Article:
Gases certainly absorb some radiation, especially in narrow bands that the atoms are "tuned" for. But they do not do this efficiently; most radiation will pass unaffected through many light years of gas clouds. Dense dust clouds, however, efficiently absorb continuum radiation over wide portions of the spectrum.

What is happening at the surface of the globules is similar to evaporation in a fluid (indeed, the dust regions act as fluids in many respects). Because the clouds are opaque, the incident energy is absorbed at the surface and does not have a significant effect on the interior. The energized outer layer is rapidly ejected by simple dissipation (the particles absorb energy which increases their momentum; those with natural velocity vectors away from the cloud are lost, since the particles are moving faster than the escape velocity of the gravitationally bound dust cloud).
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Re: APOD: Thackerays Globules (2012 Jun 12)

Postby Chris Peterson » Tue Jun 12, 2012 2:46 pm

Ann wrote:You wouldn't know it from the picture, but the bright stars here are actually very blue.

Of course, this is a representative color image, meaning that the colors as seen by the eye have been mapped differently. In this image, that shows up most prominently in the decision to map H-alpha (deep red) to yellow on the display. The original data were taken through three filters, including a blue one. So actually, the hot stars are blue... you just can't tell it easily because they are so bright they have saturated. In order to display color, you need to have a meaningful ratio between the different color channels. Once any of them saturate, the colors are distorted. Once they all saturate, you get white. Stars are always a challenge when imaging deep sky objects, because many are brighter than the dim targets by many orders of magnitude. So in order to capture the dim bits, you have to saturate the stars.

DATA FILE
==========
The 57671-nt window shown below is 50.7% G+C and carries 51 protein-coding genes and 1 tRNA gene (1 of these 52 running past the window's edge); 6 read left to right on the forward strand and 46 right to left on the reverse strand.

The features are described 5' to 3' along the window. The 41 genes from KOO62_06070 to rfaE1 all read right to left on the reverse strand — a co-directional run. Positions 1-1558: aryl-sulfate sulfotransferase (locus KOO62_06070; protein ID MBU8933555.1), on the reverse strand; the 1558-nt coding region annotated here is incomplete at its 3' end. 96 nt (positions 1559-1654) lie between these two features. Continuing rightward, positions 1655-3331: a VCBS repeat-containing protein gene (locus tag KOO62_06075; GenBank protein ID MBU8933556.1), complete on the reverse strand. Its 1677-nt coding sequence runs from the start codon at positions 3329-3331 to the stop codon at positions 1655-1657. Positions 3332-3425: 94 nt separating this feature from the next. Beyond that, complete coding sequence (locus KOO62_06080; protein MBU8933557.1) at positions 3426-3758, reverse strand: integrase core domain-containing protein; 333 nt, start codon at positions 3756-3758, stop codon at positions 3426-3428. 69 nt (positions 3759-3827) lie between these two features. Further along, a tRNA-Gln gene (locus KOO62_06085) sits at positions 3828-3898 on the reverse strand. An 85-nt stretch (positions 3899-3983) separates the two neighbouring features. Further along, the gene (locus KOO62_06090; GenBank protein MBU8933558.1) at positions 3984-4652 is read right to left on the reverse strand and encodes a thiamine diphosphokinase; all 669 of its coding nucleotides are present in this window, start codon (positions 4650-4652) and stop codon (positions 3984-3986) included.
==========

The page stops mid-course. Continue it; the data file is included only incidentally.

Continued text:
For looking at star colors, diffraction and scatter come to the rescue. Diffraction is what makes stars, which are optical point sources, spread out over multiple pixels. Bright stars can spread very widely indeed, and we see that in this image. Once you get away from the saturated core of the star image, you get back into the linear color region. And we see that in this image: around the bright stars (which appear white) are blue halos and diffraction spikes- clearly showing that the blue channel data is much stronger than the I or Ha- as you'd expect for these very hot stars.
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Re: APOD: Thackerays Globules (2012 Jun 12)

Postby Psnarf » Tue Jun 12, 2012 3:19 pm

My feeble imagination tries to impose a 3D aspect to such images. There is a globule close to the bright star (5 o'clock) that appears to be illuminated by glowing gas. Another (7 o'clock) more distant globule appears to have an extension also illuminated. Does the fact that the remainder of the globules appear dark suggest that they are beyond the glowing hydrogen gas with nothing to illuminate them? Do the colored bits suggest that the globules can reflect photons?
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Re: APOD: Thackerays Globules (2012 Jun 12)

Postby Chris Peterson » Tue Jun 12, 2012 4:33 pm